**TL;DR**: it's just the additional loss generated by the regularization function. Add that to the network's loss and **optimize over the sum of the two**.

As you correctly state, regularization methods are used to help an optimization method to generalize better.
A way to obtain this is to add a *regularization term* to the loss function. This term is a generic function, which modifies the "global" loss (as in, the **sum** of the **network loss** and the **regularization loss**) in order to drive the optimization algorithm in desired directions.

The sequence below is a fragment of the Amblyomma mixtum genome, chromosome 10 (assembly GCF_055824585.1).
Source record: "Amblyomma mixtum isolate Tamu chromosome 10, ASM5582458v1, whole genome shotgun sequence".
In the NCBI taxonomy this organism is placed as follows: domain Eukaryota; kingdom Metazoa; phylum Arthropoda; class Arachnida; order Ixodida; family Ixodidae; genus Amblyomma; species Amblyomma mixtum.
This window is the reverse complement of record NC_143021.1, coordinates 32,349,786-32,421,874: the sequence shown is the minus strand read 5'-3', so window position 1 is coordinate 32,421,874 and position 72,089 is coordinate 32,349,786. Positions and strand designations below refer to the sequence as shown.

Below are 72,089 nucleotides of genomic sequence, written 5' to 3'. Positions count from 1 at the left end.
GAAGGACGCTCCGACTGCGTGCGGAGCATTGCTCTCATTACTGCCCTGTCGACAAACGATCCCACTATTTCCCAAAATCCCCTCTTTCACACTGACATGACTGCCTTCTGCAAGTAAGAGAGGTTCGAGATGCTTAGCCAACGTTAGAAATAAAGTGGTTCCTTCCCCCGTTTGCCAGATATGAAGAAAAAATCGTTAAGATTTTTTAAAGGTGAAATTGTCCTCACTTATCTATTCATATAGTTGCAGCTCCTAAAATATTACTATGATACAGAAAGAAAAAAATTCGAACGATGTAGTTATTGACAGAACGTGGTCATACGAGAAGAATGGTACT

Let's say, for example, that for whatever reason I want to encourage solutions to the optimization that have weights as close to zero as possible. One approach, then, is to add to the loss produced by the network, a function of the network weights (for example, a scaled-down sum of all the absolute values of the weights). Since **the optimization algorithm minimizes the global loss**, my regularization term (which is high when the weights are far from zero) will push the optimization towards solutions tht have weights close to zero.